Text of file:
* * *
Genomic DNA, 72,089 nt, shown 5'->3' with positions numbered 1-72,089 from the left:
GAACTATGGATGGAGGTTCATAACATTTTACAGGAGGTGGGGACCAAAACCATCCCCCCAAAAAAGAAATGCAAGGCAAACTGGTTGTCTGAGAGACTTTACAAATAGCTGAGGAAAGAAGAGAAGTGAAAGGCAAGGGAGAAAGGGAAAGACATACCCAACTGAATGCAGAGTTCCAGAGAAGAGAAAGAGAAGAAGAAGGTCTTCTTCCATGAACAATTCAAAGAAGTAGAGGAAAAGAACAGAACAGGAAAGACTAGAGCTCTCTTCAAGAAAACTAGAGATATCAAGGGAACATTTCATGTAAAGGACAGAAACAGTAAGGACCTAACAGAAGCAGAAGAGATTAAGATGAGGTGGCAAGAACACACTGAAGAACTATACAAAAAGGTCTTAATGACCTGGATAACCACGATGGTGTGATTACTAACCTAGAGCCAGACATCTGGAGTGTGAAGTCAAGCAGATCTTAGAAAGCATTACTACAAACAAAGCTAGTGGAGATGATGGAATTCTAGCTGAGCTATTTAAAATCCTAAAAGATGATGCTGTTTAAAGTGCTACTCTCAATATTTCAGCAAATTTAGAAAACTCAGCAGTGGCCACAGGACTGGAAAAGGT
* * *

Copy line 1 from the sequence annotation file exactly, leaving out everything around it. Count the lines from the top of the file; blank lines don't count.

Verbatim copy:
Genomic DNA, 72,089 nt, shown 5'->3' with positions numbered 1-72,089 from the left: